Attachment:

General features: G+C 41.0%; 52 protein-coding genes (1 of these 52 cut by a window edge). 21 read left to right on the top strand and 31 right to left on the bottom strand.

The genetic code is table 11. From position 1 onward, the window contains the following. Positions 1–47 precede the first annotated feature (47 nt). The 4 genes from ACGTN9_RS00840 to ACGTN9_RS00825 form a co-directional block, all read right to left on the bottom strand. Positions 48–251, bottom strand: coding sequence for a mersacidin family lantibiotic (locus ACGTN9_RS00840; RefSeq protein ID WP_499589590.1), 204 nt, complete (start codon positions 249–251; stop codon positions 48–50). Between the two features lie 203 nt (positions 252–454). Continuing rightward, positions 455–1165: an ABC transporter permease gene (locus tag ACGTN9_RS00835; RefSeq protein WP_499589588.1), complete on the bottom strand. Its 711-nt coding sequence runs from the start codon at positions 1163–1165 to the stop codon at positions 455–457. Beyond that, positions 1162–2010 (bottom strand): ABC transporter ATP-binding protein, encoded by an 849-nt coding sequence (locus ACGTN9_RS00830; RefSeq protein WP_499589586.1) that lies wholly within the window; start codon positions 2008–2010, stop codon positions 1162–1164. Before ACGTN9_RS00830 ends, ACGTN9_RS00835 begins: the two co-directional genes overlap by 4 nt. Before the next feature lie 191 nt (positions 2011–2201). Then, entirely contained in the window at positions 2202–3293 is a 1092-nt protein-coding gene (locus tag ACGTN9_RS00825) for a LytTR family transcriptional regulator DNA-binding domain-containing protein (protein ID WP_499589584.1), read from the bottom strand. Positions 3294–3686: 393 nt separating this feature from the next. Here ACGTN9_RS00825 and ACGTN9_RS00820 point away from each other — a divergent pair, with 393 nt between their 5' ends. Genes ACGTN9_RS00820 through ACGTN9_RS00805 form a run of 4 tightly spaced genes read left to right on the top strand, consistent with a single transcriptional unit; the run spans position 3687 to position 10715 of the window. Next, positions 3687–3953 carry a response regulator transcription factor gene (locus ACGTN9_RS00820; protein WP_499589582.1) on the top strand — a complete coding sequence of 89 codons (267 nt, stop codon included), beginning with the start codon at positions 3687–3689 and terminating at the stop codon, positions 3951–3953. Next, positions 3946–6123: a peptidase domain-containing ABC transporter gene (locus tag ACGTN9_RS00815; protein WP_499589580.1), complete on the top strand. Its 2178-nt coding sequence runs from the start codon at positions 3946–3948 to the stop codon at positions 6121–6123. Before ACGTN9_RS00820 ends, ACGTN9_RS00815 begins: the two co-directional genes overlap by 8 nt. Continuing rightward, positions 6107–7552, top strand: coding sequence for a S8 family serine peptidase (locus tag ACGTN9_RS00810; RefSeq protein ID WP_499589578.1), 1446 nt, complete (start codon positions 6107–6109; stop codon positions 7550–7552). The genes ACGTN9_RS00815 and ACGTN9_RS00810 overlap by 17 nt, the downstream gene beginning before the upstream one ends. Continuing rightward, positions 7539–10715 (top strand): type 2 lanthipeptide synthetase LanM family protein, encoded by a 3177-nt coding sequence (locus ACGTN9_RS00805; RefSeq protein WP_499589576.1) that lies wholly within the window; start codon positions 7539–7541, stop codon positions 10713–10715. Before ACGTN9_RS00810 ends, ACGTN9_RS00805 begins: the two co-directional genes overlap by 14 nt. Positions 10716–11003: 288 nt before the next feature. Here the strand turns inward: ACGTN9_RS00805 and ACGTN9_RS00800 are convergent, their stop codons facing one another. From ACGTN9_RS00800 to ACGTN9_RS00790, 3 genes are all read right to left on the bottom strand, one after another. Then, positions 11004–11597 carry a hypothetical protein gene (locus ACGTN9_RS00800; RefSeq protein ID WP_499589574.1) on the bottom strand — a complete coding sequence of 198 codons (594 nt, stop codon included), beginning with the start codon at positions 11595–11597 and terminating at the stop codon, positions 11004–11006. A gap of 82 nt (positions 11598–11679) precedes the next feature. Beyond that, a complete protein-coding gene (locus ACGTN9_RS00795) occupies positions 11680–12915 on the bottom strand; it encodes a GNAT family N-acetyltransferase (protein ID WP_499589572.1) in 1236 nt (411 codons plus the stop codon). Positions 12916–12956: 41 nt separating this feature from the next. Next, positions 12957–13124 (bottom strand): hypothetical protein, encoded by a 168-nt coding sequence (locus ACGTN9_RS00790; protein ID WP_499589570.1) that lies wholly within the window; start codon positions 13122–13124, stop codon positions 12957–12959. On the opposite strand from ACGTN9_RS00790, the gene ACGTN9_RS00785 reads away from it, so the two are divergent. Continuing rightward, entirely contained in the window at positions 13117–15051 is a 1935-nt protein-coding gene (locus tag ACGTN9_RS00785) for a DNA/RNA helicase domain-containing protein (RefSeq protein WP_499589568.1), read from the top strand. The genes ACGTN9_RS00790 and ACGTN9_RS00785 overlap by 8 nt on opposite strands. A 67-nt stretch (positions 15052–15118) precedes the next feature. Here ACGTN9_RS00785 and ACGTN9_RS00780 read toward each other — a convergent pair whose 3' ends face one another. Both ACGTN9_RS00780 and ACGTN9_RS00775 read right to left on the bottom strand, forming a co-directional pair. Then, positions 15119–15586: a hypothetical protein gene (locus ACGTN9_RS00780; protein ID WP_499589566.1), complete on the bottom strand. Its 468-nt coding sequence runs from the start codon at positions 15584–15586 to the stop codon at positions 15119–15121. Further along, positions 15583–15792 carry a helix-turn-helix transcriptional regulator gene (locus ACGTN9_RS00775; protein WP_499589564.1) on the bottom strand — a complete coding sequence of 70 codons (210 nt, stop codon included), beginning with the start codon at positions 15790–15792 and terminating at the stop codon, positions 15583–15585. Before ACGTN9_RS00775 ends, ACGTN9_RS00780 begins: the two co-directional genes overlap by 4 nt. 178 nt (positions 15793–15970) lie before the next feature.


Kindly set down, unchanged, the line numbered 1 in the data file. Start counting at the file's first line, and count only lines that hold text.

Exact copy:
General features: G+C 41.0%; 52 protein-coding genes (1 of these 52 cut by a window edge). 21 read left to right on the top strand and 31 right to left on the bottom strand.